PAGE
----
Image by Elvert Barnes licensed under Creative Commons.

Four years ago, WMATA came up with an idea to add faster bus service to 14th Street NW in DC. It didn’t work at the time, but the idea is back, and this time riders and neighbors are working to make sure it happens. Five DC Councilmembers have recently promised promised to fight for the necessary funding.

The need for better service is nothing new. Neither is the solution.

All of DC has experienced tremendous growth in the past decade, but the 14th Street corridor in particular has seen an influx of both residents and businesses. In the past five years alone, the DC Office of planning shows that the number of businesses in this area has nearly doubled from 7,371 in 2011, to 13,992 in 2015. The office also estimates a growth of over 13,000 residents along the corridor from 2010-2014.

It comes as no surprise, then, that bus ridership is up: nearly 15,000 people ride one of the 14th Street buses (the 52, 53, or 54) on a typical weekday, which is among the highest ridership in the Metrobus system. It’s also not surprising that the buses are frequently overcrowded and often get stuck in congestion.

Four years ago, WMATA studied how to solve the problems on the existing lines. One of the recommendations that came out of the study was to add a new service, a 59 bus, that would run from the Takoma Metro station to Federal Triangle while only making a limited number of stops.

The 59 would drastically reduce commute times for residents and workers along the corridor as well as take pressure off the current buses. When proposed, WMATA estimated that making the new route happen would cost just over $1.2 million.

Image by Peter Dovak used with permission.

Last time, lack of political support left the 59 with no funding. It will be different this time.

The initial 59 proposal never found enough support in previous city budget negotiations, and the idea fell by the wayside. Of course, the 14th Street corridor continued to grow.

Today, residents and riders are calling for the city to revisit the issue. And this time around, they are finding that the political landscape is different.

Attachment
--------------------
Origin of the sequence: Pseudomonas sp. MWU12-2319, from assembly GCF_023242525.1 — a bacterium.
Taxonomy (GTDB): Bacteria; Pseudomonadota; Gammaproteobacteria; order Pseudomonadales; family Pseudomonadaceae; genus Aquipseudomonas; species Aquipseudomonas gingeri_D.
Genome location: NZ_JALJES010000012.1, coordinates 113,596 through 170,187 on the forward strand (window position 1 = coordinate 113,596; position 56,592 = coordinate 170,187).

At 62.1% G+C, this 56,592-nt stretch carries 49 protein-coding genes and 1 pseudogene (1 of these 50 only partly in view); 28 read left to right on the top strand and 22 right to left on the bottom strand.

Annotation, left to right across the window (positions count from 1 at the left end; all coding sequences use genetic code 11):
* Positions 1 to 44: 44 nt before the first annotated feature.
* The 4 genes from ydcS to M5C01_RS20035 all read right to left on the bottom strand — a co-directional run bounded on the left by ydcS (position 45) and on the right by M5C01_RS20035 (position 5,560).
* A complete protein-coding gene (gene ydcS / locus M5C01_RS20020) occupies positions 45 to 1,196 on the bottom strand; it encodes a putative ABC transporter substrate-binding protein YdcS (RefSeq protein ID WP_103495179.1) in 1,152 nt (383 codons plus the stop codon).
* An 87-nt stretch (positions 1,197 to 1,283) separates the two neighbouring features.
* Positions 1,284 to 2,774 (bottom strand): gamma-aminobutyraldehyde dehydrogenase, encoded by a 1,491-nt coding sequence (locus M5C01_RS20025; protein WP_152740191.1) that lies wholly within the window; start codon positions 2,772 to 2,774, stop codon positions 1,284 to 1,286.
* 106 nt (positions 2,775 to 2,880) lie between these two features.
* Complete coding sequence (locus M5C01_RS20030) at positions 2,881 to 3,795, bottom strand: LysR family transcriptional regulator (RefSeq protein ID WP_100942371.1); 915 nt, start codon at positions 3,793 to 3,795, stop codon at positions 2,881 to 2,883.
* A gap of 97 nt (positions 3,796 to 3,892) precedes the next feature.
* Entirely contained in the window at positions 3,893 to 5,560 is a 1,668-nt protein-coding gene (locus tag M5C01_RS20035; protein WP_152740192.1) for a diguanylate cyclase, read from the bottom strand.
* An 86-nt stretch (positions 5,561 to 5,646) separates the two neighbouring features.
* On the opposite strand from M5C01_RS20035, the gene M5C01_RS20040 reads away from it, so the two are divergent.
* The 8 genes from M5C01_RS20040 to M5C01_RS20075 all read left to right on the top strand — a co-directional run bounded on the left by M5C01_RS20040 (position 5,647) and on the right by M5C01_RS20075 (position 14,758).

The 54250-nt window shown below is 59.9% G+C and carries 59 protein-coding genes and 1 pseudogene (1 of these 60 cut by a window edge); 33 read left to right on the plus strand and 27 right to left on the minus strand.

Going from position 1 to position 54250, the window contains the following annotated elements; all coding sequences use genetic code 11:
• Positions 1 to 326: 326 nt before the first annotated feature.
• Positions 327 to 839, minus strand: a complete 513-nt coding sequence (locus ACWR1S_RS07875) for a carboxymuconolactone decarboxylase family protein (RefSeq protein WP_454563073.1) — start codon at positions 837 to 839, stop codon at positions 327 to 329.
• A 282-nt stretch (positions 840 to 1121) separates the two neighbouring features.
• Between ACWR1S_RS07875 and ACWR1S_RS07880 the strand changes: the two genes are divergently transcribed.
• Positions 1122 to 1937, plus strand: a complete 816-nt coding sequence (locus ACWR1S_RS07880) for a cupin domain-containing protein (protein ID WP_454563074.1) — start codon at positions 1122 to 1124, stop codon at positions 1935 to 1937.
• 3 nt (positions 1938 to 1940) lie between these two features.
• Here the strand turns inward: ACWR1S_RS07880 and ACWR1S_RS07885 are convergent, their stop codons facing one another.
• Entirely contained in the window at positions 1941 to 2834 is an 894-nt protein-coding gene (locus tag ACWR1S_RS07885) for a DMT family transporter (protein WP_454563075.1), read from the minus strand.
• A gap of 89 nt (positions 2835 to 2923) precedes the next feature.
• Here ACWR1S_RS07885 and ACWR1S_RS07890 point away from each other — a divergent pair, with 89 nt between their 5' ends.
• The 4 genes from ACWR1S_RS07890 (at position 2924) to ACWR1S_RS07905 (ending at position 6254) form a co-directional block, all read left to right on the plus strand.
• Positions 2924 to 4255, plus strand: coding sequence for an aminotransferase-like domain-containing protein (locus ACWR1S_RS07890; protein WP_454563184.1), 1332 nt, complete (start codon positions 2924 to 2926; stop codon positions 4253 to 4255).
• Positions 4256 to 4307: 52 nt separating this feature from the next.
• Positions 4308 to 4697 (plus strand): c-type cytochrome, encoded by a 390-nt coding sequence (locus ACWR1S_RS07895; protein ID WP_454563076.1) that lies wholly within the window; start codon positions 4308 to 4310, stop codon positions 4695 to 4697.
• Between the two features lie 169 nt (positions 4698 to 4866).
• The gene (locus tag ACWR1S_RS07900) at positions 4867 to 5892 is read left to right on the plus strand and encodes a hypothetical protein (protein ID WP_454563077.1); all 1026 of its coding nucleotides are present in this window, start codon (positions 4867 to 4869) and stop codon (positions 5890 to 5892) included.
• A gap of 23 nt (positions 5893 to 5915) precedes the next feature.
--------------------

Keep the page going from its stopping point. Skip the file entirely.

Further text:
Ward 4 councilmember Brandon Todd, whose constituents currently face the longest commute times from their neighborhoods along the northern end of the corridor, has come out early in favor the 59 proposal:

I strongly support the creation of an express bus line on 14th street. With increased residential and commercial development along that corridor, there has never been a more important time to make this critical investment in our transportation network…Ward 4 cannot wait any longer for more robust and efficient transportation options.

Todd promised advocates that “over the upcoming budget season on the Council, I will be an outspoken advocate for allocating the necessary funds for the 59 service.”

Just to the south, Ward 1 councilmember Brianne Nadeau, a 52 and 54 bus rider herself, has also pledged early support:

As the population along 14th Street continues to grow, it’s vital that we provide additional service in this well-utilized corridor… Access to reliable bus service is essential for District residents, and express service on other bus lines has provided relief to those who rely on transit to get around the city.

At-large councilmembers Robert White, Elissa Silverman, and David Grosso, along with Ward 6's Charles Allen, have also said they support the new bus service.

“As an up-town resident far from a Metro station myself,” says White, “I know the 59 bus could offer critical economic, transit and environmental benefits to our residents and neighborhoods and is the closest we can get to bus rapid transit right now.”

In order for the 59 to become a reality, the city has to set aside the necessary funding in its budget. The Mayor will submit her budget proposal and the DC Council will debate and amend it before a final approval in late spring. Now’s the time to ask our leaders to ensure that money for the 59 is part of that proposal.